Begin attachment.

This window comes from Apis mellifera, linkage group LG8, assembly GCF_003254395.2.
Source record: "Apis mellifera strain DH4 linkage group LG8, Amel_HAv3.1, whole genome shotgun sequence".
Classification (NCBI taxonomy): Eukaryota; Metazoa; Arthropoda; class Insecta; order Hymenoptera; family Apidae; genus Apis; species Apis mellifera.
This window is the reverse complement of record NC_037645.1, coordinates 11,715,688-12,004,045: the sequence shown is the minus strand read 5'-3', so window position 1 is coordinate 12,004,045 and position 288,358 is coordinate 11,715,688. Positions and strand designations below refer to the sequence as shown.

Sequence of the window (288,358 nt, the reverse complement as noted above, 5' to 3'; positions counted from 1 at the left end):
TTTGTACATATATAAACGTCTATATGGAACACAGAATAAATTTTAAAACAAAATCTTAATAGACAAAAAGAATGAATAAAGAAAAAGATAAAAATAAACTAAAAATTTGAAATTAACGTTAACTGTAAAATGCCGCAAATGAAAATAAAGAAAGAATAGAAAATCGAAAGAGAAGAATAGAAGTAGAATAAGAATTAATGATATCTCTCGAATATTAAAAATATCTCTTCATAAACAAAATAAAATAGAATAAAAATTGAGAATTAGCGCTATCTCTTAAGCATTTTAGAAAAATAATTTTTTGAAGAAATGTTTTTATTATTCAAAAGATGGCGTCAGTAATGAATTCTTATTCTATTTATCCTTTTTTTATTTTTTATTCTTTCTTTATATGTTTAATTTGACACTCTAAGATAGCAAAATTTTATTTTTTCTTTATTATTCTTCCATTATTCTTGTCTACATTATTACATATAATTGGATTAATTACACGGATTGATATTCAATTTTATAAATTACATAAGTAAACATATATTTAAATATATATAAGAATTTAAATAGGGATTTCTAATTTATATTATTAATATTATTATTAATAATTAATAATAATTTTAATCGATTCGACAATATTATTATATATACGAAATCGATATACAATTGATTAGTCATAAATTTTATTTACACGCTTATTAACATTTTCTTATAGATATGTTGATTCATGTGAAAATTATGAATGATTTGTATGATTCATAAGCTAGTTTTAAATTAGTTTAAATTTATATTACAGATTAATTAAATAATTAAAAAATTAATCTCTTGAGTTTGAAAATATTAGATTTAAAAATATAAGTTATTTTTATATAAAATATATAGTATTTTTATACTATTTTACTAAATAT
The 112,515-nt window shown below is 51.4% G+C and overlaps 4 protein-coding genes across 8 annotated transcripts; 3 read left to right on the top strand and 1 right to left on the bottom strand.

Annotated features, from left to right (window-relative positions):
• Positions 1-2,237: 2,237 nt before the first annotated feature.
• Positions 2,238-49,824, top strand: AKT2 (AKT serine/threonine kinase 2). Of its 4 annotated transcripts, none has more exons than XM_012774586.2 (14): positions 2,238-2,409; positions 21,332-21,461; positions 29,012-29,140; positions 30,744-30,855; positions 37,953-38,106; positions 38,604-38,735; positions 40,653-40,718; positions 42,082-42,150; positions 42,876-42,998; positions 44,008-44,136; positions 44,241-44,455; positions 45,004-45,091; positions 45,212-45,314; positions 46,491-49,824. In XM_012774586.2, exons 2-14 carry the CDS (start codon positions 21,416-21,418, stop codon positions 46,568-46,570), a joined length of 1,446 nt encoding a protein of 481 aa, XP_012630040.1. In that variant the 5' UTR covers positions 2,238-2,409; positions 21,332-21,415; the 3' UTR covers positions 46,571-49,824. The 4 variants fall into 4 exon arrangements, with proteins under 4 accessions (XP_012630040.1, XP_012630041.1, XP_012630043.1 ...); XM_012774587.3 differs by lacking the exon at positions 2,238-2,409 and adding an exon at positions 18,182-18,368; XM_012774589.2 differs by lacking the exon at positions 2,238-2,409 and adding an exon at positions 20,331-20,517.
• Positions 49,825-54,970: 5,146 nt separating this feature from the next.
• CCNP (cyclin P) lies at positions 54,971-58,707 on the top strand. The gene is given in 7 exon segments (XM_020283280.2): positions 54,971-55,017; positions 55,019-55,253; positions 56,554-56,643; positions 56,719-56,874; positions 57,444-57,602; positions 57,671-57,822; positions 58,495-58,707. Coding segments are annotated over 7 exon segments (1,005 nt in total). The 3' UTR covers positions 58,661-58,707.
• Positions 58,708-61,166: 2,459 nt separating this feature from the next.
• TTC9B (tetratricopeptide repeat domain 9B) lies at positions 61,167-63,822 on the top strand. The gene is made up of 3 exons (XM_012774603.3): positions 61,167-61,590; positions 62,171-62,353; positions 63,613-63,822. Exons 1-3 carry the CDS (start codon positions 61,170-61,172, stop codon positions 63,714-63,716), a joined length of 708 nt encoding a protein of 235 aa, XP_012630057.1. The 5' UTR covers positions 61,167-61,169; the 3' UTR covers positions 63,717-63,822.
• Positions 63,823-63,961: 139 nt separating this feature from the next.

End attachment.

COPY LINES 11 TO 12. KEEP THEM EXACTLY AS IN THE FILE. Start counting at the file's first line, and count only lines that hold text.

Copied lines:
• Positions 49,825-54,970: 5,146 nt separating this feature from the next.
• CCNP (cyclin P) lies at positions 54,971-58,707 on the top strand. The gene is given in 7 exon segments (XM_020283280.2): positions 54,971-55,017; positions 55,019-55,253; positions 56,554-56,643; positions 56,719-56,874; positions 57,444-57,602; positions 57,671-57,822; positions 58,495-58,707. Coding segments are annotated over 7 exon segments (1,005 nt in total). The 3' UTR covers positions 58,661-58,707.